Why Do Some Women Get Better Results with Low-Intensity Exercise?

Oct 18, 2022 16:55:18PM

If you’re trying to lose weight, you’ve probably heard that exhausting yourself with intense exercise sessions and restricting your food intake is the only way to go. 

What if all of that hard work is having the opposite effect on your body? If you’re wondering why conventional methods aren’t working for you, you aren’t alone. 

All of the blood, sweat, and tears could be signaling to your body to hold onto fat, not let go of it.

Here’s what you should know.

The Good and Bad Sides of High-Intensity Workouts

High-intensity workouts have their benefits. They burn more calories, and keep your metabolic rate elevated for hours after you work out. As a result, you might lose fat and possibly gain muscle. But, everyone lives in a different body, and for some people, intense workouts have major downsides. Let’s talk about them. 

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High-Intensity Workouts May Increase Cortisol Production

When you exercise at high-intensity levels, your body might kick into fight or flight, as if you’re in trouble. For some people, especially women, intense exercise can release cortisol into your system, which signals the release of glucose (blood sugar) into the bloodstream.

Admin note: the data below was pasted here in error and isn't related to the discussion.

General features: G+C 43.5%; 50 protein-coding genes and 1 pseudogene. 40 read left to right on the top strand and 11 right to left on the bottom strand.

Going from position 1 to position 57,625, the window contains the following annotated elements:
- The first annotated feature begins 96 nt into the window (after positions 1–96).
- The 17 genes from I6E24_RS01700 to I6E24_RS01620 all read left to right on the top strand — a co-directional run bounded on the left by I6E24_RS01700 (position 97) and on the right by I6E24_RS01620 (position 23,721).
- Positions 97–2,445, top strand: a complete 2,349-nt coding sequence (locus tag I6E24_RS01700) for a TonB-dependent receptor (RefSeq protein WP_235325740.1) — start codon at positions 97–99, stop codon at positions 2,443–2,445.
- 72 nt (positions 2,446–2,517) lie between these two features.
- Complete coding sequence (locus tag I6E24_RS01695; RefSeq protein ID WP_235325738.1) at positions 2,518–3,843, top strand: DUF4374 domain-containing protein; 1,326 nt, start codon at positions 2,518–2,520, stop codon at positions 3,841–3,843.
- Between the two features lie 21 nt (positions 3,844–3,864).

This is useful if you’re in danger because it gives you a sure of energy to fight, flee, or strategize ways to get out of a bad situation. But if it happens too often, your blood sugar could go high too often, and chronically elevated blood sugar spells trouble. 

On top of that, frequent release of cortisol can signal to your body to store fat, especially in the abdominal area. These aren’t the signals that you want to send if you’re trying to drop excess weight. 

If your cortisol levels increase too much, your body may produce less testosterone, leading to issues like weight gain, especially in the abdomen. Interfering with testosterone levels isn’t just a problem for men. Women need it too—in smaller amounts, but it’s still vital for several body functions. 

Cortisol is particularly touchy in women, especially women in perimenopause, which can start as early as the 30s and 40s. That’s because the glands that produce cortisol take over some of the cyclical hormone production as the ovaries slow down. 

Excessive Exercise can Disrupt Your Metabolism

Have you ever heard that you build strength during recovery from a workout, not during the actual workout? With too little rest between intense workouts, your body doesn’t have time to carry out those crucial recovery processes. As a result, your mitochondria cells don’t produce adequate energy

This could harm your body’s metabolism, signaling for your metabolism to slow down to conserve energy, versus optimizing it for weight loss. 

Intense Exercise May Disrupt your Sleep

Your body recovers during sleep. This is when your body does its most important work. However, intense workouts, especially close to bedtime, can cause sleep disruptions because of the elevated adrenal hormones like cortisol and adrenaline, and have the following effects:

  • Increased appetite
  • Slower metabolism
  • Faster weight gain

When you’re trying to make a change, you don’t want these things working against you. 

How Low-Intensity Exercise Helps you Lose Weight